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September 2010

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    ISSUE 23  \ 
September 2010

New & Noteworthy

Weekly History Quizzes

From the Constitution to pirates, from John Brown to Chinese food, the teachinghistory.org weekly history quiz is a chance to test your knowledge and skills as well as a chance to learn something new. And you might win a prize! Try this week's quiz or explore past quizzes for you and your students here.



Integrating History and Maps

Have your students ever seen a plateau? A butte? A bay? Have you? What do those names and markings on a map really mean? Terri Ruyter and Michele Yokell talk about their Teaching American History project where teachers learned to build models in class to help their students visualize the intersection of history and geography. Watch the video here.



Rise of the Automobile

Henry Ford and the assembly line—if your textbook's treatment of automobiles begins and ends there, consider enriching it with primary sources. Historian David Blanke takes you beyond the textbook, expanding the standard story of early 20th-century automobiles and offering suggested sources. Read more here.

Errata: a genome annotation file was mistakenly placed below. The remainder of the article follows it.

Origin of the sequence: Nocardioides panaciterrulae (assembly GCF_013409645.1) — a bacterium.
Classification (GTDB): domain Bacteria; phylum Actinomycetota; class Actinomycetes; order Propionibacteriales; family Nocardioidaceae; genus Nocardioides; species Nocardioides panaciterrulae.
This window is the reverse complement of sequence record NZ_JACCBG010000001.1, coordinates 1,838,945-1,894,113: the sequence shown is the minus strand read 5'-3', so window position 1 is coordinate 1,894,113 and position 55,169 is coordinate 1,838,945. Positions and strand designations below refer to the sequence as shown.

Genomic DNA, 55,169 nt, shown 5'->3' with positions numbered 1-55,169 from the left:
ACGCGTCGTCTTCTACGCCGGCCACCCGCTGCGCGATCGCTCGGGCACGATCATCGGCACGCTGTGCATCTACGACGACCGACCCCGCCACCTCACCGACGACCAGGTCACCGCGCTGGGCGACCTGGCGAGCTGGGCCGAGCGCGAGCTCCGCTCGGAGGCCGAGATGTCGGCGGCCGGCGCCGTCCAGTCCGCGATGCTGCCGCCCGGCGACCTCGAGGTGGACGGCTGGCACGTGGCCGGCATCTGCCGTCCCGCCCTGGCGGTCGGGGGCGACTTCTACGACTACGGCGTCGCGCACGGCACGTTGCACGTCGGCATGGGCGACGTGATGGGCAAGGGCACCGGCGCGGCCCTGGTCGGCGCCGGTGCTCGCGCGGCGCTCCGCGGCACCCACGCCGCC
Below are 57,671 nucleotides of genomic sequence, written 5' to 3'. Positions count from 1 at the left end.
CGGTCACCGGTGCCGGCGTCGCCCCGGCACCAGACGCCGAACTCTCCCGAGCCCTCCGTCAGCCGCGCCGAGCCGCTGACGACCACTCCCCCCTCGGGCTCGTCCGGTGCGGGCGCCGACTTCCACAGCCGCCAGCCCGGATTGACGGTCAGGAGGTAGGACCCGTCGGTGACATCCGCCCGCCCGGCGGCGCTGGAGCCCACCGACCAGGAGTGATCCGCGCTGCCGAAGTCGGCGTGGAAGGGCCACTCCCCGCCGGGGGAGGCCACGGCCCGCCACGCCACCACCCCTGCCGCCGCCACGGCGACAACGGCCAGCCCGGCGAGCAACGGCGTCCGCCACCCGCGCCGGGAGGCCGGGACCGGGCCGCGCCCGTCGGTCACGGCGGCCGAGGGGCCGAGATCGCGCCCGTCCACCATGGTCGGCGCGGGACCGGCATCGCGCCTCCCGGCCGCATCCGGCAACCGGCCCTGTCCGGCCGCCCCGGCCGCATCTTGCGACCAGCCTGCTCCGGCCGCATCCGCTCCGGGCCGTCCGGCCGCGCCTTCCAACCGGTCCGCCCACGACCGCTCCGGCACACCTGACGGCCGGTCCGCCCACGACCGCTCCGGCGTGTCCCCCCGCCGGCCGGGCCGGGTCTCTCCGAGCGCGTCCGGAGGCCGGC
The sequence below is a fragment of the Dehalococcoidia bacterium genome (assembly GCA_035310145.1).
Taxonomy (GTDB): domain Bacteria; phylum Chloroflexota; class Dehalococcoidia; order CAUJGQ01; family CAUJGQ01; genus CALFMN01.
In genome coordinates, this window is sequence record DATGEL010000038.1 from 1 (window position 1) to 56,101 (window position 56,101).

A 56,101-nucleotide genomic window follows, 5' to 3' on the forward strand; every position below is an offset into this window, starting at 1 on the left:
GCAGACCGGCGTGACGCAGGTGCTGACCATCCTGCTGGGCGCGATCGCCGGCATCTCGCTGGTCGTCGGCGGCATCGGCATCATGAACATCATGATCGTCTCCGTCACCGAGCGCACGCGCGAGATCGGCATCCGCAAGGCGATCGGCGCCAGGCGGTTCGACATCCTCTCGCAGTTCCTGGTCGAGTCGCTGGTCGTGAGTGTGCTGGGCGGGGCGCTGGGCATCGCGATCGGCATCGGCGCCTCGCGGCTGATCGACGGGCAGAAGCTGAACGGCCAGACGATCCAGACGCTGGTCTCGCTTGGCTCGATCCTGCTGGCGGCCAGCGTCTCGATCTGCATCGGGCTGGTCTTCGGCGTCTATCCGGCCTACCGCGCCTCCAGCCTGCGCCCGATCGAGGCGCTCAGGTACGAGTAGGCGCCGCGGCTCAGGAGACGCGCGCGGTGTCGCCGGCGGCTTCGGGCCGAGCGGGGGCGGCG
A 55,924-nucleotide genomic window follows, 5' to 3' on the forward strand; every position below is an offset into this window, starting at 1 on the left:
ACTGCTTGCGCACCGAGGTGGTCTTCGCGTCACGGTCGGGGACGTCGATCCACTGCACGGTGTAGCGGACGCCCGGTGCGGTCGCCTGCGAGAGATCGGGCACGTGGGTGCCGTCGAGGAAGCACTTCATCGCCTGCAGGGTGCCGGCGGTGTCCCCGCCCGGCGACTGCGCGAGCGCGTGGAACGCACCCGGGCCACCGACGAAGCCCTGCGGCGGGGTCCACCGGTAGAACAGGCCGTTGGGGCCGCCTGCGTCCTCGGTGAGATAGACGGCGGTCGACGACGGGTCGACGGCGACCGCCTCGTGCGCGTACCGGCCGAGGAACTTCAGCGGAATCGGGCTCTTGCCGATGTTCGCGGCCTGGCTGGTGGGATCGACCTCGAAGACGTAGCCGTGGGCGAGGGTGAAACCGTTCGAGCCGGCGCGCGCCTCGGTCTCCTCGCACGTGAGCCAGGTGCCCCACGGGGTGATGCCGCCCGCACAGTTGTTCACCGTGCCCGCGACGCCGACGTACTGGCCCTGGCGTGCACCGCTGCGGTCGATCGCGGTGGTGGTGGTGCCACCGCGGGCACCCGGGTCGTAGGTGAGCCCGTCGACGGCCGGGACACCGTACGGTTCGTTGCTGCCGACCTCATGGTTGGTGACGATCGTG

Teaching with Monuments

Your school's nowhere near Gettysburg or Washington, D.C., but you want your students to experience history outside the classroom. Where to start? High school teacher James Percoco suggests scouting your area for statues and memorials—every one tells a story not just about history, but about how its creators wanted history to be perceived. Watch more here.

Historical Thinking


Teaching American History

Jefferson's Confidential Letter to Congress

Primary sources can shed new light on straightforward textbook narratives. Here, historian Leah Glaser looks at a letter from Thomas Jefferson, as President, asking for funding for the Louis and Clark Corps of Discovery. How did Jefferson justify the expense? What did he believe the expedition could accomplish for the U.S.? See more here.


Time Travelers: Teaching American History in the Northwest

Teachers participating in TAH grants learn, explore, and experience history and history teaching in new ways, but why keep all that within each district? Projects can share their resources with a national audience. This grant for Northwestern middle and high school teachers archives audio and video lectures and primary sources by unit, making them easily accessible to others. Read more here.